A big part of Human-Computer Interaction research is observation, staring for hours on at how your participants use and abuse your system, or behave without it. Having detailed information on exactly when and what people do, is quite important. The more detailed the logs, the better.

A usual approach is recording the audio during an evaluation session. Or even better, pointing a bunch of cameras to the participants from as many angles as possible. But sometimes, just sometimes, privacy and ethics (or just unwilling participants) get in the way. The next best thing? Taking notes…


Strangely enough I couldn’t find a single, simple app that would just let me write notes with timestamps next to it (I’m guessing my Googling skills aren’t what they used to be, but still, I needed a solution quickly!).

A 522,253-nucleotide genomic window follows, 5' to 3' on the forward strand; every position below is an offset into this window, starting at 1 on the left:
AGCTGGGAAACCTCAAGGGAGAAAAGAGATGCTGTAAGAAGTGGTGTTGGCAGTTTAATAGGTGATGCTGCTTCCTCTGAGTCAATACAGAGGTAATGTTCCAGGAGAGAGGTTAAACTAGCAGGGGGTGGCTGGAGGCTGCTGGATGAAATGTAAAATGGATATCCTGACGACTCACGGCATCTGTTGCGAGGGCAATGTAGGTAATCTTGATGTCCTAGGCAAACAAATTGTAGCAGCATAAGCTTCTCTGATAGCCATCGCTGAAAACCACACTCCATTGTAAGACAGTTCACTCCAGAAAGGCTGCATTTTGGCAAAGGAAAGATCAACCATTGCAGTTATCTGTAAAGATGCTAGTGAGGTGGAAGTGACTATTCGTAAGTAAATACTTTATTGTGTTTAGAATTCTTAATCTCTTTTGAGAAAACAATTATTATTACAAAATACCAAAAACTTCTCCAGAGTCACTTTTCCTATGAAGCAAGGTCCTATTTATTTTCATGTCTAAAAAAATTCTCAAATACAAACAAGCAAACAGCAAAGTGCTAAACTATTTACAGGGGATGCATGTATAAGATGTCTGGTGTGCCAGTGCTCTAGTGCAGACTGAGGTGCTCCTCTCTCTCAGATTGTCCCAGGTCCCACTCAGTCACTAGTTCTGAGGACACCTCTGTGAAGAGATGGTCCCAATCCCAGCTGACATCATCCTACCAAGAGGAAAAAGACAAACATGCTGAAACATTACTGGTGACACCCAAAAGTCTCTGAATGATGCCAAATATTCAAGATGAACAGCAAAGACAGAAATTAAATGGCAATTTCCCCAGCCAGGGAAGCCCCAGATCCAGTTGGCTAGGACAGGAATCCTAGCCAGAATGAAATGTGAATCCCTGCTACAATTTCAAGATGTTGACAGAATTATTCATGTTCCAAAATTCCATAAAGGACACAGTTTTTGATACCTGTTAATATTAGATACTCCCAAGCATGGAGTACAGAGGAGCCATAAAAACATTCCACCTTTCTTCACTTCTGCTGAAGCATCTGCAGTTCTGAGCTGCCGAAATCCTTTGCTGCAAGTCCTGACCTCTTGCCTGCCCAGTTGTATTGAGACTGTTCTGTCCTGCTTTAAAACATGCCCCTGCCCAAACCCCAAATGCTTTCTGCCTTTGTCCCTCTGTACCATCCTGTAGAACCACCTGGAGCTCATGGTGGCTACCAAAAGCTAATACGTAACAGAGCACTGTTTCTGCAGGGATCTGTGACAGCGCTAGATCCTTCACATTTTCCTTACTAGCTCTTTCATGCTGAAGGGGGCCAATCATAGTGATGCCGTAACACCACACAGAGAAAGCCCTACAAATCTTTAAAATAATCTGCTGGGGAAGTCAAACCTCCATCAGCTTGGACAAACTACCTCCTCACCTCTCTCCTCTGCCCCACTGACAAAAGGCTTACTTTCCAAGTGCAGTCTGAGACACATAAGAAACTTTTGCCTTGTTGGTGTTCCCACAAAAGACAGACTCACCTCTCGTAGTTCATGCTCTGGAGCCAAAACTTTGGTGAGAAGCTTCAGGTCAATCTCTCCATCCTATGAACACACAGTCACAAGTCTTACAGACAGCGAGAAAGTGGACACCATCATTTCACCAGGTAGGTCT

Say hello to Atom, the “hackable” editor from the people at GitHub. I quickly threw some JavasScript together et voila, a solution to my problems: the time-notes package.

I know, this is the complete opposite of rocket science. But sometimes simple (it’s just a few lines of code) is enough. You’d be surprised how useful this was when spending 7 hours taking notes in a highly sensitive (personal data discussions with the occasional emotional moment) evaluation. Hey, it even saves it into the tsv format!

Now if someone could automate the process of analysing my notes, that’d be great.

Atom editor: https://atom.io/
Time-notes package: https://atom.io/packages/time-notes



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